outled heads of various projects, to make a generalization. But, today hardly

there is any control on depth of water to be applied. No where Rotational

Water supply is practised on a sizeable scale (as is evident from the fact that

not every where night irrigation is practised).

b) Apart from whatever is considered as crop water requirement, even on AI /

DC basis soil parameter is never considered since with shallow soils

percolation is heavy adding to excess to be drained out.

c) It is usually experienced that concentration of perennials is often the cause

of water-logging. This is half truth, it is not the presence of perennials but

the excess water that is applied which causes water logging. For example

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Drainage Problems Related to Irrigation in Maharashtra

there are large areas in Jalgaon District where concentration of perennials is

as mucn as 40% to 60% But there is no water logging. The irrigation is on

wells. So when the percentage of perennials is high, and if the soils are not

draining and the water application is excessive water logging occurs.

# Blocking of natural Drains

In areas where the rainfall is less the farmers block the

nalas. This practice is one of the best ways for water and land management so

as to conserve both soil and water in rainfed agriculture. Farmers cannot be

blamed for it. However, when canal water is made available for irrigation, the

necessity of clearing the drains arises. This needs convincing to the farmer of

the necessity of removing blockes.

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Salinity and waterlogging hazards are controlled by

continuous monitoring of the command areas and identifying the damaged areas

every year and preparing necessary schemes to reclaim them. For this wells in

the command areas are monitored twice a year i.e. premansoon and

postmansoon. In addition to this, Auger pits are taken at the rule of one pit for

every (4) hectares and the soil samples and water samples are collected and

tested for EC and pH. Soil samples are tested every year. based on this, and

other field data, identification of damaged areas is done as under.

1) Slightly waterlogged area :- Ground water level between 0 to 1.20m

2) Fully waterlogged area :- water seen on the surface

3) Slightly salt affected area :- EC between 1 to 3 mmhos/cm

4) Fully salt affected area :- EC >3

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Drainage Problems Related to Irrigation in Maharashtra

The damage criteria being followed in the state is as under:

( 1:2 Soil water suspansion )

Class EC mmhos/cm.

1) Non saline ..... .... 0-1

2) Slightly saline .... .... 1-3

3) Highly saline .... .... More than 3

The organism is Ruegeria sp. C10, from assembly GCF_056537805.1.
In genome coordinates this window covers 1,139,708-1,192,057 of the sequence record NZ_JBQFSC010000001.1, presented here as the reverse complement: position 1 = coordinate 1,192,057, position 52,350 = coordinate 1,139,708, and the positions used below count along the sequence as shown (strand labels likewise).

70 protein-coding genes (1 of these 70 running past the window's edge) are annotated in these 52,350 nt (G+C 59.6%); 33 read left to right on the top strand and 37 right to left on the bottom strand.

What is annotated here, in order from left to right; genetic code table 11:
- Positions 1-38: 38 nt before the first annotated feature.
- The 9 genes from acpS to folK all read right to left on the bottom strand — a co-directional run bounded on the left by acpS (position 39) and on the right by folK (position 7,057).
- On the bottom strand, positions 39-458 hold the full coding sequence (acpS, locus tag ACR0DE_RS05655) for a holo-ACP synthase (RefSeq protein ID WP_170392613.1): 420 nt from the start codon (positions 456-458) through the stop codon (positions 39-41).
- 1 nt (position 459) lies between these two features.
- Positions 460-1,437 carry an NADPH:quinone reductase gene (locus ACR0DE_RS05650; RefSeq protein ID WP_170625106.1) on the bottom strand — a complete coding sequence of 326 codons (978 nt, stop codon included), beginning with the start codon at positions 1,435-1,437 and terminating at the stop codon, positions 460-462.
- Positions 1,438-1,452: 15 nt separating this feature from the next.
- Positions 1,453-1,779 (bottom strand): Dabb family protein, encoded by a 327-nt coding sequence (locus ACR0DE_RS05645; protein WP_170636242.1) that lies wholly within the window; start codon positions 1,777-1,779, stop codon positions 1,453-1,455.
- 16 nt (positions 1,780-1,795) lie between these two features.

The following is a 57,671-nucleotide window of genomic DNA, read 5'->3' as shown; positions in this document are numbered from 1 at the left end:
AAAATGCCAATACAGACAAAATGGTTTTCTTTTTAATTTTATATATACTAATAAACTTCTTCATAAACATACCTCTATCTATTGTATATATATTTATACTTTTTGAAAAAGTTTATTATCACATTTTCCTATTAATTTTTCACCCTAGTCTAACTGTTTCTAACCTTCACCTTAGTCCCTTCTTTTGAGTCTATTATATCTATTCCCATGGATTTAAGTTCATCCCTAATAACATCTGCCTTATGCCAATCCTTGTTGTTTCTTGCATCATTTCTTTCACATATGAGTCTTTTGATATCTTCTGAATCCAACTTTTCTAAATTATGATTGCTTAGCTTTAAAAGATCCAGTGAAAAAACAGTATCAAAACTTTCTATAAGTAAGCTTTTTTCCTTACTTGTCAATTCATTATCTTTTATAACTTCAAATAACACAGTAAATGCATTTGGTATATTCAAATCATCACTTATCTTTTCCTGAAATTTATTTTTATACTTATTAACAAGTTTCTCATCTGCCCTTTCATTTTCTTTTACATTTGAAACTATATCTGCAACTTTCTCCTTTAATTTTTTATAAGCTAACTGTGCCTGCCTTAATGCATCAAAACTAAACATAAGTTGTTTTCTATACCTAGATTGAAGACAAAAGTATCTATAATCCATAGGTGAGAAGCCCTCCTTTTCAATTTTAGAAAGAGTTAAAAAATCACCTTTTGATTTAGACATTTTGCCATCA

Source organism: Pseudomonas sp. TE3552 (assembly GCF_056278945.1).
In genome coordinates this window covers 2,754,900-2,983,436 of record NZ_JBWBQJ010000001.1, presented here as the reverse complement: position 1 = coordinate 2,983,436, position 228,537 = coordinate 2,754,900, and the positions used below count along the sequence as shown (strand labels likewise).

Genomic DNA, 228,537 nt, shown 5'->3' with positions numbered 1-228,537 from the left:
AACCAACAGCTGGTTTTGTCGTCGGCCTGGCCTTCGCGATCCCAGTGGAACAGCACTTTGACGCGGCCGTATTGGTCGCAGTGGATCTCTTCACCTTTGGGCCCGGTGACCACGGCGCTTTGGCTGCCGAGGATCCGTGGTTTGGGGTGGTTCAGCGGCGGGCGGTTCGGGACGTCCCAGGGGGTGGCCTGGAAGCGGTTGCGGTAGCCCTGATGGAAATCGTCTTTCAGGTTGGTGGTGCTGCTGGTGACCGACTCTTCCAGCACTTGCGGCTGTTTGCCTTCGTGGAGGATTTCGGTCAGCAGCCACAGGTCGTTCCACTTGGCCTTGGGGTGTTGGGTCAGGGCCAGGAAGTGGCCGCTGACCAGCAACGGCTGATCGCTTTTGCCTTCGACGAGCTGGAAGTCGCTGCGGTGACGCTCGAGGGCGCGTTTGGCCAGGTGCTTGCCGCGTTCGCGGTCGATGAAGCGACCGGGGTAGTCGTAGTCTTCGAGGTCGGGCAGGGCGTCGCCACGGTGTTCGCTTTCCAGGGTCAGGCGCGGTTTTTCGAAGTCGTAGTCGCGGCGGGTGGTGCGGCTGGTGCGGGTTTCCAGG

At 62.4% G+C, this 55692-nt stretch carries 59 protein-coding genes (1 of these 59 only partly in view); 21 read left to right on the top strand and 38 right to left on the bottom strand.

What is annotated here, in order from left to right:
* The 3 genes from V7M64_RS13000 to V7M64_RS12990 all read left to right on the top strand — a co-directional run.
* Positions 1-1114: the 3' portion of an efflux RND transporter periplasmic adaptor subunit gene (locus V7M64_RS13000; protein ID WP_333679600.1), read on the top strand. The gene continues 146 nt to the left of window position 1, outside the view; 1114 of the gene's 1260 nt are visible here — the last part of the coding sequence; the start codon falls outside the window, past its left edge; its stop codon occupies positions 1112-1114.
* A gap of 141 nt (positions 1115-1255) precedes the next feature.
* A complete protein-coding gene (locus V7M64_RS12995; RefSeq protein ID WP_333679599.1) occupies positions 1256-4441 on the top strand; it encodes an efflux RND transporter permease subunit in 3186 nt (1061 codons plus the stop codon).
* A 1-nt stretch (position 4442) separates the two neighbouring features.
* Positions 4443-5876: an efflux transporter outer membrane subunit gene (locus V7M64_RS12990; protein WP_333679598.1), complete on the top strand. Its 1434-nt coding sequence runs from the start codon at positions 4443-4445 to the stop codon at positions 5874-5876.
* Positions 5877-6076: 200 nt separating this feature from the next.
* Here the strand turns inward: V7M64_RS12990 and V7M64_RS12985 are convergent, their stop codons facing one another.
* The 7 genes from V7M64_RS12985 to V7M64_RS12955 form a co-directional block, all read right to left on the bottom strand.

‘X’ Limit : An Effective Way to Control the Damage

Medium soils if damaged, can be reclaimed by providing

drains because of drainable sub-stratum, but the deep soils having low

permeabilities pose real problem. Therefore, irrigation in such lands is required

to be done very cautiously.

One study conducted in the past (1931-34) reveals that, by

allowing indiscriminate plantation of cane in a factory area, there was

considerable rise in the ground water table ( See Fig. ) below.

In Maharashtra therefore, the perennial areas are controlled

by deciding the upper limit of, the allowable percentage of perennials which is

called ' X ' Limit. This mainly depends on the soil type and its draining

characteristics. In deep BC soil areas, it is not to exceed more than (7 to

10 per cent). This has helped to put initial check on land damage.

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The pattern of layout of drain is usually of the random

style. The main drain is located in the centre of the damaged area. To cover the

isolated damaged branch drains are provided. These are connected to main

drain by a carrier drain. Where the damage ends the main drain itself acts as a

carrier drain up outfall.

The main and carrier drains are generally laid along the

natural nala. If the natural nala is tortuous, with weeds and with insufficient

gradient, it is straightened with suitable grade.

All the drains are usully open drains with 2.5 depth so as to

intercept the previous sub-stratum grade provided varies from 1:400 to l:1000.

The drain section for different grades and discharge are designed from safe

velocity consideration.

# Discharge Coefficient

Discharge coefficient of one cusec (30 litres per sec.) per

100 ha. is adopted which is based on actual experiments conducted in the past,

in 1:3 cane block. In concentrated cane area, it comes to 1.5 cusecs per100 ha.

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Drainage Problems Related to Irrigation in Maharashtra

(a) Open Drains :

The conventional method of sub-surface drainage of

command area is to dig open trenches going down upto 2.5m so that pervious